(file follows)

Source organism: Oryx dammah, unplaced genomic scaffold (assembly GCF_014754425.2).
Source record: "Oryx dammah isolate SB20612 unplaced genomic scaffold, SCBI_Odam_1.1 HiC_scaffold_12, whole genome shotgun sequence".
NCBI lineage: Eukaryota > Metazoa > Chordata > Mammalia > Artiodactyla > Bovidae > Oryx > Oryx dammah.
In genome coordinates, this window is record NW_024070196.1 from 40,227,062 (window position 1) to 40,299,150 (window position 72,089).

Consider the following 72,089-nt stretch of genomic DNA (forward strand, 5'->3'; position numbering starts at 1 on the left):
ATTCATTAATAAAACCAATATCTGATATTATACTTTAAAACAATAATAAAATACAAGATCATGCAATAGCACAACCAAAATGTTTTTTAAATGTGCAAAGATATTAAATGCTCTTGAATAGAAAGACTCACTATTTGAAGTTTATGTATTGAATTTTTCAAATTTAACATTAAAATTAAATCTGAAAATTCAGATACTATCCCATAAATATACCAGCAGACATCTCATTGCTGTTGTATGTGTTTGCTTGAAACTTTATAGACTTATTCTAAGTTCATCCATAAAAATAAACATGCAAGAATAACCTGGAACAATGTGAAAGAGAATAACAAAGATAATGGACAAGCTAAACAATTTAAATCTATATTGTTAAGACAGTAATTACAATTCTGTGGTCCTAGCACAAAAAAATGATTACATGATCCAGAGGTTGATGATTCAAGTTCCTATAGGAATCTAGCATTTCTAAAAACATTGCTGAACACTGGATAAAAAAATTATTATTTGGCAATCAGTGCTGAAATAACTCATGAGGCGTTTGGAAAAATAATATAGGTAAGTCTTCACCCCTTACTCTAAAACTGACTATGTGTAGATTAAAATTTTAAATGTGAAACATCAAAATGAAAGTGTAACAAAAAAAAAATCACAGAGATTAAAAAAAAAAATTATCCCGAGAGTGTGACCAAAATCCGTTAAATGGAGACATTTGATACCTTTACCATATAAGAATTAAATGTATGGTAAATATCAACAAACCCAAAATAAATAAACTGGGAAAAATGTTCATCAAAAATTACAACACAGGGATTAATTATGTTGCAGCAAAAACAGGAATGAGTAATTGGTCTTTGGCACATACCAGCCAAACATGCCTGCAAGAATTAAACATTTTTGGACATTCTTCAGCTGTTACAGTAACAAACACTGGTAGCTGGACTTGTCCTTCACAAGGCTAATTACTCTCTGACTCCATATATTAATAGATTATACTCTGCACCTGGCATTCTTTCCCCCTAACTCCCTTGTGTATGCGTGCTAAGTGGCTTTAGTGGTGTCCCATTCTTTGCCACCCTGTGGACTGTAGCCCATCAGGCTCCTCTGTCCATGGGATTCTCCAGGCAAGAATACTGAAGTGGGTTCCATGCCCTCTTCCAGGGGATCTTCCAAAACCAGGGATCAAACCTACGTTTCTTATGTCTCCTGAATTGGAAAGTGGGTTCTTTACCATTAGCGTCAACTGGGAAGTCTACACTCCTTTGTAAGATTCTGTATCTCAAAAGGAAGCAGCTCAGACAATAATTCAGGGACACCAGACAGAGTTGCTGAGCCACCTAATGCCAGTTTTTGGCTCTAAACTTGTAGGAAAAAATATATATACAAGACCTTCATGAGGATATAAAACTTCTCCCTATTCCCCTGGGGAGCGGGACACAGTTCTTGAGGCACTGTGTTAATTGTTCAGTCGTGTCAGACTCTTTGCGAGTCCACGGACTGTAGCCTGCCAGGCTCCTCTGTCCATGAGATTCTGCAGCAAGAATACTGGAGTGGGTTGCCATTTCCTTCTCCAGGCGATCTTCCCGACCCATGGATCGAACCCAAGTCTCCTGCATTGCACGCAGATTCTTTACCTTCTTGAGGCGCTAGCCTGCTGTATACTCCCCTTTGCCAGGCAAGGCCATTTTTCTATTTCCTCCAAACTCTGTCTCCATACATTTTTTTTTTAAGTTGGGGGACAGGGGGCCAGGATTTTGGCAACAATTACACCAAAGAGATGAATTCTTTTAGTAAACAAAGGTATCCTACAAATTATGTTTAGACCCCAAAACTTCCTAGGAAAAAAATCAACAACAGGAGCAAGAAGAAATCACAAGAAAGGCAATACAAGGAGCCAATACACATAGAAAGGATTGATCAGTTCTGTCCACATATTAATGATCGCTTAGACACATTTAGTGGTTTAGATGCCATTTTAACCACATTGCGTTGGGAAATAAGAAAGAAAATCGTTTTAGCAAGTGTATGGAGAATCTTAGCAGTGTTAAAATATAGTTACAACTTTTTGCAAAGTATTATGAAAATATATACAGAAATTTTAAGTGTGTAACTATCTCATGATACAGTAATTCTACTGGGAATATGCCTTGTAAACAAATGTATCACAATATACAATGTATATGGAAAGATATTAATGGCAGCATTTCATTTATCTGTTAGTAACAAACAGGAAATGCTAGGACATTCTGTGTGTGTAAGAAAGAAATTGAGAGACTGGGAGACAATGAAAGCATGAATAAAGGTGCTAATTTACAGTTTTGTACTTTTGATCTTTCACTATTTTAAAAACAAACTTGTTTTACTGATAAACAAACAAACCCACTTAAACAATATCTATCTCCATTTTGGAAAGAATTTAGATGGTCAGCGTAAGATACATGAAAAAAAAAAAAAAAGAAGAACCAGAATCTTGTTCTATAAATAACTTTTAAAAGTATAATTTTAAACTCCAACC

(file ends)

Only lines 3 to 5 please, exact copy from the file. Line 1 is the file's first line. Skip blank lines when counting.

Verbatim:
NCBI lineage: Eukaryota > Metazoa > Chordata > Mammalia > Artiodactyla > Bovidae > Oryx > Oryx dammah.
In genome coordinates, this window is record NW_024070196.1 from 40,227,062 (window position 1) to 40,299,150 (window position 72,089).

Consider the following 72,089-nt stretch of genomic DNA (forward strand, 5'->3'; position numbering starts at 1 on the left):